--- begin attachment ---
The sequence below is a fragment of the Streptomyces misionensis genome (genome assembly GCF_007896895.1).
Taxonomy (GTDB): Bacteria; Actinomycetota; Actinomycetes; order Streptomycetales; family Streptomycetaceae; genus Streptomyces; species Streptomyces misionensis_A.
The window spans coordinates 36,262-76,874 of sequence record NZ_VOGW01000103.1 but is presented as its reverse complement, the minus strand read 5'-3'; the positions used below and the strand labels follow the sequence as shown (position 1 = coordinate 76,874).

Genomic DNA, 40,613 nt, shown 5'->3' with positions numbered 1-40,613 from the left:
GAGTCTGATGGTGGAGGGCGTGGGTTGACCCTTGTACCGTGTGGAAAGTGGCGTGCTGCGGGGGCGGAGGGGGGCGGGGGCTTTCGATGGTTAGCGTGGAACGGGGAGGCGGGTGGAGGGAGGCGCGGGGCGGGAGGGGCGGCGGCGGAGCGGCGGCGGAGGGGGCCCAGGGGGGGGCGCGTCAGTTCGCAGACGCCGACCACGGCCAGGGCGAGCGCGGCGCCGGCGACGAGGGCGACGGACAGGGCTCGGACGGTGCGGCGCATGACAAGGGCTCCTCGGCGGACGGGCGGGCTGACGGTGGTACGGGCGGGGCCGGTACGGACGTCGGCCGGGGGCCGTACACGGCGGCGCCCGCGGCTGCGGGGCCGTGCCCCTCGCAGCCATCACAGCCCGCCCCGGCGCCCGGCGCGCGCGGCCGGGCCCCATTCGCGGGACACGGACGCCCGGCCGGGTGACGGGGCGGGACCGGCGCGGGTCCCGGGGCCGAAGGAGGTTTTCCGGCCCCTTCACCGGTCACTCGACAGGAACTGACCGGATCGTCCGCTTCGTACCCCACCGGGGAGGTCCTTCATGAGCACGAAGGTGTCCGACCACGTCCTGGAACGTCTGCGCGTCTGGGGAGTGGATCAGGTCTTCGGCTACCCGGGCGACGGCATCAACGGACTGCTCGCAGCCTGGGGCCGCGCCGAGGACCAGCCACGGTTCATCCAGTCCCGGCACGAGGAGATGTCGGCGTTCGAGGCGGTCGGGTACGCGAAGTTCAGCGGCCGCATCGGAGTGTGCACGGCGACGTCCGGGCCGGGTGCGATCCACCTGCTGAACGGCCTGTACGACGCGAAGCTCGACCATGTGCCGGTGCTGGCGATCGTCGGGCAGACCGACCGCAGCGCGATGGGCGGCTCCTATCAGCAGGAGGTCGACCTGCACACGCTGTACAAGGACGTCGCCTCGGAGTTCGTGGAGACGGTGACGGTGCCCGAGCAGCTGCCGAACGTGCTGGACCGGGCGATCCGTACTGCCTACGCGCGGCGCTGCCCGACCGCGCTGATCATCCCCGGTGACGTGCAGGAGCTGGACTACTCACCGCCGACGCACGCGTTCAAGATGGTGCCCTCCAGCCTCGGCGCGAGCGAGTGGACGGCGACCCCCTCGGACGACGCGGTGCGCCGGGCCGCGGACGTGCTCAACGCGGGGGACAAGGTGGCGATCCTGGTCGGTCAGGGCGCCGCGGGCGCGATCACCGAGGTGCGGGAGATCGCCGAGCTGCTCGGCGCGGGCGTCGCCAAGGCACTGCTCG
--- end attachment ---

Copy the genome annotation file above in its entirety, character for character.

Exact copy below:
The sequence below is a fragment of the Streptomyces misionensis genome (genome assembly GCF_007896895.1).
Taxonomy (GTDB): Bacteria; Actinomycetota; Actinomycetes; order Streptomycetales; family Streptomycetaceae; genus Streptomyces; species Streptomyces misionensis_A.
The window spans coordinates 36,262-76,874 of sequence record NZ_VOGW01000103.1 but is presented as its reverse complement, the minus strand read 5'-3'; the positions used below and the strand labels follow the sequence as shown (position 1 = coordinate 76,874).

Genomic DNA, 40,613 nt, shown 5'->3' with positions numbered 1-40,613 from the left:
GAGTCTGATGGTGGAGGGCGTGGGTTGACCCTTGTACCGTGTGGAAAGTGGCGTGCTGCGGGGGCGGAGGGGGGCGGGGGCTTTCGATGGTTAGCGTGGAACGGGGAGGCGGGTGGAGGGAGGCGCGGGGCGGGAGGGGCGGCGGCGGAGCGGCGGCGGAGGGGGCCCAGGGGGGGGCGCGTCAGTTCGCAGACGCCGACCACGGCCAGGGCGAGCGCGGCGCCGGCGACGAGGGCGACGGACAGGGCTCGGACGGTGCGGCGCATGACAAGGGCTCCTCGGCGGACGGGCGGGCTGACGGTGGTACGGGCGGGGCCGGTACGGACGTCGGCCGGGGGCCGTACACGGCGGCGCCCGCGGCTGCGGGGCCGTGCCCCTCGCAGCCATCACAGCCCGCCCCGGCGCCCGGCGCGCGCGGCCGGGCCCCATTCGCGGGACACGGACGCCCGGCCGGGTGACGGGGCGGGACCGGCGCGGGTCCCGGGGCCGAAGGAGGTTTTCCGGCCCCTTCACCGGTCACTCGACAGGAACTGACCGGATCGTCCGCTTCGTACCCCACCGGGGAGGTCCTTCATGAGCACGAAGGTGTCCGACCACGTCCTGGAACGTCTGCGCGTCTGGGGAGTGGATCAGGTCTTCGGCTACCCGGGCGACGGCATCAACGGACTGCTCGCAGCCTGGGGCCGCGCCGAGGACCAGCCACGGTTCATCCAGTCCCGGCACGAGGAGATGTCGGCGTTCGAGGCGGTCGGGTACGCGAAGTTCAGCGGCCGCATCGGAGTGTGCACGGCGACGTCCGGGCCGGGTGCGATCCACCTGCTGAACGGCCTGTACGACGCGAAGCTCGACCATGTGCCGGTGCTGGCGATCGTCGGGCAGACCGACCGCAGCGCGATGGGCGGCTCCTATCAGCAGGAGGTCGACCTGCACACGCTGTACAAGGACGTCGCCTCGGAGTTCGTGGAGACGGTGACGGTGCCCGAGCAGCTGCCGAACGTGCTGGACCGGGCGATCCGTACTGCCTACGCGCGGCGCTGCCCGACCGCGCTGATCATCCCCGGTGACGTGCAGGAGCTGGACTACTCACCGCCGACGCACGCGTTCAAGATGGTGCCCTCCAGCCTCGGCGCGAGCGAGTGGACGGCGACCCCCTCGGACGACGCGGTGCGCCGGGCCGCGGACGTGCTCAACGCGGGGGACAAGGTGGCGATCCTGGTCGGTCAGGGCGCCGCGGGCGCGATCACCGAGGTGCGGGAGATCGCCGAGCTGCTCGGCGCGGGCGTCGCCAAGGCACTGCTCG